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Summa, and read the words of the objector as though they were those of Aquinas himself. But when St. Thomas at the beginning of this article' says that it seems that in this Sacrament there is not the Body of Christ in very truth, but only according to a figure, and as it were in a sign . . according to the exposition of Augustine,' he is merely following his invariable method of stating at the outset his objector's views, before coming to the contrary arguments and deciding in favour of the latter. This is the kind of error which it is worth while pointing out, merely in the interests of accurate reference.
Unhappily Mr. Clarke's mistakes do not end here. It is impossible to deal with them all, but one or two may be mentioned. As regards Baptism, he urges that Nowell's Catechism, which is one of two authorised commentaries on the Church Catechism, warns us that the language of the latter about Baptismal Regeneration is to be taken on a charitable hypothesis.' I am not quite clear what these last words mean; but Nowell's Catechism speaks quite explicitly:
M. What is the secret and spiritual grace?
S. It is of two sorts; that is, forgiveness of sins and regeneration. though he adds later that we do not obtain forgiveness by the outward washing or sprinkling of water: This honour therefore it is not lawful to give to the outward element '-a doctrine which I imagine Liddon would have accepted.
But it is when he is dealing with the Higher Criticism and the attitude which modern representatives of the Oxford Movement have adopted towards it, that Mr. Clarke lets loose the floods of his displeasure. Fortunately the marks of Prejudice, and its companion, Error, are splashed in such bright colours across these pages that specific refutation is needless. Everyone knows, for instance, that the allegorising Jews of Alexandria' took over nothing from the heathen philosopher Plotinus,' because they lived a century and a half before he was born. Reckless statements such as this correct themselves in the mind of the educated reader. But it is a graver matter when Mr. Clarke tries to yoke the Church of England with a reactionary view of the Scriptures which became quite untenable over fifty years ago. Happily the time has passed when we can be bludgeoned into believing the infallibility of Scripture, as Mr. Clarke understands it. And even if we could believe it, we should realise that Mr. Clarke's argument for the necessity of a certain guide applies a fortiori to the infallibility of the Pope. But none the less it is an ominous sign, when Mr. Clarke defends the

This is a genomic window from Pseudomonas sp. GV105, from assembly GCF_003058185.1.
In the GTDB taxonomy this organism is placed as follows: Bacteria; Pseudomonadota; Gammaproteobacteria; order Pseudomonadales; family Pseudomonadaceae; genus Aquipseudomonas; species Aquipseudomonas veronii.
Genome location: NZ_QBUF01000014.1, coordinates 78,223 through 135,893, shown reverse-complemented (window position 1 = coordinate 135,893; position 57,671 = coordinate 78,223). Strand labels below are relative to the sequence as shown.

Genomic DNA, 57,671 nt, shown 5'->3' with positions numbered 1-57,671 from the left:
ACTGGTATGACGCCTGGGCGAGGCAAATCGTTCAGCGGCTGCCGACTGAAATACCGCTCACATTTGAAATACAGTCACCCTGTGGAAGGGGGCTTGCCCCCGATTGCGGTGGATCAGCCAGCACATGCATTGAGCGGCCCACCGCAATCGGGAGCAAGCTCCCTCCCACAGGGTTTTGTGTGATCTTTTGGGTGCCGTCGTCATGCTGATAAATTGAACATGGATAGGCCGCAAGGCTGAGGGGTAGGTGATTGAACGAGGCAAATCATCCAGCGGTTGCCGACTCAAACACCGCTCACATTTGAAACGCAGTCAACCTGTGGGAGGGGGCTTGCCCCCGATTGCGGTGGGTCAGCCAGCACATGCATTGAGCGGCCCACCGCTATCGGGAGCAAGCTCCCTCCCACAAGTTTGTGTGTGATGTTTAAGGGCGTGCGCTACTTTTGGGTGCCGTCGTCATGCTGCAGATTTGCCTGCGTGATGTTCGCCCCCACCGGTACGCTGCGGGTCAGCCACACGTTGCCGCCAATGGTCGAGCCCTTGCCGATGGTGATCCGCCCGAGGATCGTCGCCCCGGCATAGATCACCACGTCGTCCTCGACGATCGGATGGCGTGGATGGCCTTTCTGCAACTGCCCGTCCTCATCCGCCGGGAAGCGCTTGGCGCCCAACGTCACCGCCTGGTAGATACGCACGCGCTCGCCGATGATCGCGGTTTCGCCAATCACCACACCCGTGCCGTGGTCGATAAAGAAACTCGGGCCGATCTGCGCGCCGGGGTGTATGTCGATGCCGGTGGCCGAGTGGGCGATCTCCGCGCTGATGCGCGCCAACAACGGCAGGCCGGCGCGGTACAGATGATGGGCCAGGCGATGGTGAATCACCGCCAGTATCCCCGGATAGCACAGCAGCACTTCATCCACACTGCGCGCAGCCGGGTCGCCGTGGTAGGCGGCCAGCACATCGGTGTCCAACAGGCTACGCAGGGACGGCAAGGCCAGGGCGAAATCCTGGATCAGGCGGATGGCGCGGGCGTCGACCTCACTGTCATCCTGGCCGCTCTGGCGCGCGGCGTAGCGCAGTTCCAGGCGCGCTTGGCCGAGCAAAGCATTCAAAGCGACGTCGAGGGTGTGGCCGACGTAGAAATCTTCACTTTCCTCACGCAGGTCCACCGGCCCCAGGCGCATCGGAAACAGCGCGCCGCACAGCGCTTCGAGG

The other is Mayor's English Catechism, which I have not got by me.
historicity of the Virgin Birth and the Resurrection by such arguments as the following:
Six Jewish and several heathen prophecies of the Virgin Birth and of a resurrection of the dead were fulfilled in Him Who was to come as 'the desire of all nations' and 'the light and life of men.'
One may ask in passing on what grounds Mr. Clarke assumes a validity in non-Scriptural prophecies which he refuses to nonScriptural miracles. More relevant is it to ask how he can hope, in the face of all the work which has been done upon the origins of Christianity, to recommend the orthodox Creed to the general public by methods such as this. One can only suppose that he is so eager to 'track' the heresy '-the phrase smacks of the Papal Curia-of Modernism to its lair in the pages of Lux Mundi, that he does not feel the necessity of choosing carefully the weapons with which to make for his quarry.
I shall have more to say later about the true relation, as I conceive it, of the Oxford Movement to the Higher Criticism. Let me now only close this portion of my article with a few words about Mr. Clarke's attack on Liddon. As I have said, Liddon needs to-day no defence. Yet since he is taken in Mr. Clarke's articles as the embodiment of the Oxford Movement, it is only right that the more glaring of his misleading statements should be corrected. And it is difficult, when one goes at all closely into this matter, to refrain from a certain just indignation at the reckless, and often brutal, way in which he assails the memory of one of the great departed. Damaging phrases torn from their context-innuendoes skilfully suggested--private expressions of grief or difficulty held up for us to mock at-these are the features of his attack. Why, for instance, does he quote for us a mutilated passage from Lord Acton's letters, to show Lord Acton's opinion of Liddon, when he might have quoted the following: